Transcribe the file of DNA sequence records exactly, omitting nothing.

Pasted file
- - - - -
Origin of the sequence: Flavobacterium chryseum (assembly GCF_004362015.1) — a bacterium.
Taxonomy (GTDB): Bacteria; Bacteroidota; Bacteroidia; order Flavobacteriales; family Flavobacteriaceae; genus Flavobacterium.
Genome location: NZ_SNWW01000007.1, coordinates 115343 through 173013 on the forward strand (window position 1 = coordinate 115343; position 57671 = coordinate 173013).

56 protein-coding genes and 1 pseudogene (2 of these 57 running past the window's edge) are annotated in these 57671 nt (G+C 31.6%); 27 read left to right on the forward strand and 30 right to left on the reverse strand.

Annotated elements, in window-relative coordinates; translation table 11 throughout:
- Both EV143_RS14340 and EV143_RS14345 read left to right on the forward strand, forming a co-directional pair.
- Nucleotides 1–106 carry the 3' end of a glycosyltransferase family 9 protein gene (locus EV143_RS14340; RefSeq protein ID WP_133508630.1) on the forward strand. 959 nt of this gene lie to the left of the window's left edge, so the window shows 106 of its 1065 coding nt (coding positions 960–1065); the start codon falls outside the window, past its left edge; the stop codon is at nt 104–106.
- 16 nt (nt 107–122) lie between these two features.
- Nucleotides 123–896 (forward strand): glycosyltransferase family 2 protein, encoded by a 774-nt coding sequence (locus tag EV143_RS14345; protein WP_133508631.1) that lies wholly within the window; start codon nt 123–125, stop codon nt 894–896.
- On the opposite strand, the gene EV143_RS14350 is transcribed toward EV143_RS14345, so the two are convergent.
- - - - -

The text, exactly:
Origin of the sequence: Flavobacterium chryseum (assembly GCF_004362015.1) — a bacterium.
Taxonomy (GTDB): Bacteria; Bacteroidota; Bacteroidia; order Flavobacteriales; family Flavobacteriaceae; genus Flavobacterium.
Genome location: NZ_SNWW01000007.1, coordinates 115343 through 173013 on the forward strand (window position 1 = coordinate 115343; position 57671 = coordinate 173013).

56 protein-coding genes and 1 pseudogene (2 of these 57 running past the window's edge) are annotated in these 57671 nt (G+C 31.6%); 27 read left to right on the forward strand and 30 right to left on the reverse strand.

Annotated elements, in window-relative coordinates; translation table 11 throughout:
- Both EV143_RS14340 and EV143_RS14345 read left to right on the forward strand, forming a co-directional pair.
- Nucleotides 1–106 carry the 3' end of a glycosyltransferase family 9 protein gene (locus EV143_RS14340; RefSeq protein ID WP_133508630.1) on the forward strand. 959 nt of this gene lie to the left of the window's left edge, so the window shows 106 of its 1065 coding nt (coding positions 960–1065); the start codon falls outside the window, past its left edge; the stop codon is at nt 104–106.
- 16 nt (nt 107–122) lie between these two features.
- Nucleotides 123–896 (forward strand): glycosyltransferase family 2 protein, encoded by a 774-nt coding sequence (locus tag EV143_RS14345; protein WP_133508631.1) that lies wholly within the window; start codon nt 123–125, stop codon nt 894–896.
- On the opposite strand, the gene EV143_RS14350 is transcribed toward EV143_RS14345, so the two are convergent.